Culture & Competency

Distractions in the Digital Workplace

Bill talks about the distractions of the digital workplace, drawing on recent research by

In the following result summaries the bullets are in the words of the study. Here are some of the work related findings:
– Two out of three users will interrupt a group meeting to communicate with someone else digitally, either by answering email (48%), answering a mobile phone (35%), chatting via IM (28%), updating their status on a social network (12%) or tweeting (9%)
– Relatively few workers disconnect to focus on a task (32%) or during virtual meetings or teleconferences (30%), webcasts (26%) or lunch (12%).
– A majority of workers turn off their devices only when their boss asks them to (85%) or during one-on-one meetings (63%).

Most of the distractions are digital.
– Users reported getting sidetracked in email processing (23%), switching windows to complete tasks (10%), personal online activities such as: Facebook (9%), instant messaging (6%), text messaging (5%) and Web search (3%).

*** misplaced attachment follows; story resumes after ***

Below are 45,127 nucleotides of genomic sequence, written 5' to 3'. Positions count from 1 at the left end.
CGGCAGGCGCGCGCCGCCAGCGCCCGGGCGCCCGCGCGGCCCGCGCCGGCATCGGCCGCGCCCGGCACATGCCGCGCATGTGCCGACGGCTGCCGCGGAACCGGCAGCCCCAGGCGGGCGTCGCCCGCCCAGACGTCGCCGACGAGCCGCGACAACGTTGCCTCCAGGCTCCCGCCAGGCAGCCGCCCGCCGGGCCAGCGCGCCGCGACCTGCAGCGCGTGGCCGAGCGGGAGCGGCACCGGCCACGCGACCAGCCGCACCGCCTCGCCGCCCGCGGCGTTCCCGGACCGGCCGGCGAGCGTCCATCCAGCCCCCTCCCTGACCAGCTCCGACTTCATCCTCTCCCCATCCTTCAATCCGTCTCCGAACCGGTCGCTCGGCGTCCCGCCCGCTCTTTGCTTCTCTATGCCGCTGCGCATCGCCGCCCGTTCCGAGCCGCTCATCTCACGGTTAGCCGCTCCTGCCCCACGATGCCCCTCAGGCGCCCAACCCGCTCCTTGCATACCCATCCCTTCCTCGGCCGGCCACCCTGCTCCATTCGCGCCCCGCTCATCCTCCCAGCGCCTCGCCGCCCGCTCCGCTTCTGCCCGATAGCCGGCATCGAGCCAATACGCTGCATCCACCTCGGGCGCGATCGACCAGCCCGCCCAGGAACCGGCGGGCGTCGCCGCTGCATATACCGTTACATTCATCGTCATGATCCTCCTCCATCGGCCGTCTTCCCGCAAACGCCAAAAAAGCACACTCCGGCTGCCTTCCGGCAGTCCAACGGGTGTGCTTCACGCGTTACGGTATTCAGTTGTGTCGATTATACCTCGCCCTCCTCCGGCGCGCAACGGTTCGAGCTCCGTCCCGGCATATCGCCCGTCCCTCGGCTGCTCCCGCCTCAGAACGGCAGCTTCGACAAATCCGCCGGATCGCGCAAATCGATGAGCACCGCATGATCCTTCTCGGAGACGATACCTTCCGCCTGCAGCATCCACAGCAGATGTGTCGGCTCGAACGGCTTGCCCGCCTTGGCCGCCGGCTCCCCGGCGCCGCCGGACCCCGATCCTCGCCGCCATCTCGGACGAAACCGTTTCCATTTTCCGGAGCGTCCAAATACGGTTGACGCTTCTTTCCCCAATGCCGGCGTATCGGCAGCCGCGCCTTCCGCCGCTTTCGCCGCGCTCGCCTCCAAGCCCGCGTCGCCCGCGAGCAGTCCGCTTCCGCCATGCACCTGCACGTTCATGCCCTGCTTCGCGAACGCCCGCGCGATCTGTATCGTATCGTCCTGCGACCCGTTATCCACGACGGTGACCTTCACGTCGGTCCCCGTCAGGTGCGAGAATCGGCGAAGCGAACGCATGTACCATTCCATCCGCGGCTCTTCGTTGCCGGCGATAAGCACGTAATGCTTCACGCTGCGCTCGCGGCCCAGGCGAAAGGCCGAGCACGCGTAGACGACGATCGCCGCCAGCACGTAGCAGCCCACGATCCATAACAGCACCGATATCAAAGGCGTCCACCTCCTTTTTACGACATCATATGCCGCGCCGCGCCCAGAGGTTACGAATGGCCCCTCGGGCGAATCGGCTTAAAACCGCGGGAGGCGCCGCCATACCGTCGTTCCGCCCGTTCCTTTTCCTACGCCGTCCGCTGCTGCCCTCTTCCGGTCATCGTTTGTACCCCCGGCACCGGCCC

– Multiple devices on the desktop contribute to the problem, with 65% of respondents reporting that they utilize up to three additional monitors and/or mobile devices simultaneously with their main computer screen as they work.

My Comments
1. It always amazes me that people will answer the phone when they’re in a meeting and then immediately say “I can’t talk now; I’m in a meeting.” Wouldn’t it be better to just let the phone go to voice mail? Or is the person playing a gamble that if the caller is better than the meeting they’re stuck in, they’ll shift out of the meeting?

2. During my most recent User Adoption Strategies Workshop I demonstrated Twitter. The first or second question was, “How do you reconcile Twitter with the need to concentrate on your work. Won’t this bring in a whole lot of new interruptions?”

Categories: Culture & Competency